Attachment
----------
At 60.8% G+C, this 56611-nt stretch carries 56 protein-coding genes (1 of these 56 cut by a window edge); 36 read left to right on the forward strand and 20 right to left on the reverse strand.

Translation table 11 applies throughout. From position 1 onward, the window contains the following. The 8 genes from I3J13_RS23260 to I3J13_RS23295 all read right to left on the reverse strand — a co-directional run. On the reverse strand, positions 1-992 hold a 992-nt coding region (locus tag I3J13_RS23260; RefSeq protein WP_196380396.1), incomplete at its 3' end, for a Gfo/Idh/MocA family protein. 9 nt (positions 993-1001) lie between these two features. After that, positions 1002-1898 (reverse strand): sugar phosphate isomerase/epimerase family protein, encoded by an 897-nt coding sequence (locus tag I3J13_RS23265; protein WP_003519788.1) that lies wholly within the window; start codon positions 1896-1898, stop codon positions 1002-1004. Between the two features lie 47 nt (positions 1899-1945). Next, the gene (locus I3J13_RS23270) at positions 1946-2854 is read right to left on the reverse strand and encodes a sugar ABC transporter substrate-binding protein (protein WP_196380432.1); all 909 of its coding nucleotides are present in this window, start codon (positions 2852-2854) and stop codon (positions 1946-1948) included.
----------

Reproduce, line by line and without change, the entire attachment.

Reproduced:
At 60.8% G+C, this 56611-nt stretch carries 56 protein-coding genes (1 of these 56 cut by a window edge); 36 read left to right on the forward strand and 20 right to left on the reverse strand.

Translation table 11 applies throughout. From position 1 onward, the window contains the following. The 8 genes from I3J13_RS23260 to I3J13_RS23295 all read right to left on the reverse strand — a co-directional run. On the reverse strand, positions 1-992 hold a 992-nt coding region (locus tag I3J13_RS23260; RefSeq protein WP_196380396.1), incomplete at its 3' end, for a Gfo/Idh/MocA family protein. 9 nt (positions 993-1001) lie between these two features. After that, positions 1002-1898 (reverse strand): sugar phosphate isomerase/epimerase family protein, encoded by an 897-nt coding sequence (locus tag I3J13_RS23265; protein WP_003519788.1) that lies wholly within the window; start codon positions 1896-1898, stop codon positions 1002-1004. Between the two features lie 47 nt (positions 1899-1945). Next, the gene (locus I3J13_RS23270) at positions 1946-2854 is read right to left on the reverse strand and encodes a sugar ABC transporter substrate-binding protein (protein WP_196380432.1); all 909 of its coding nucleotides are present in this window, start codon (positions 2852-2854) and stop codon (positions 1946-1948) included.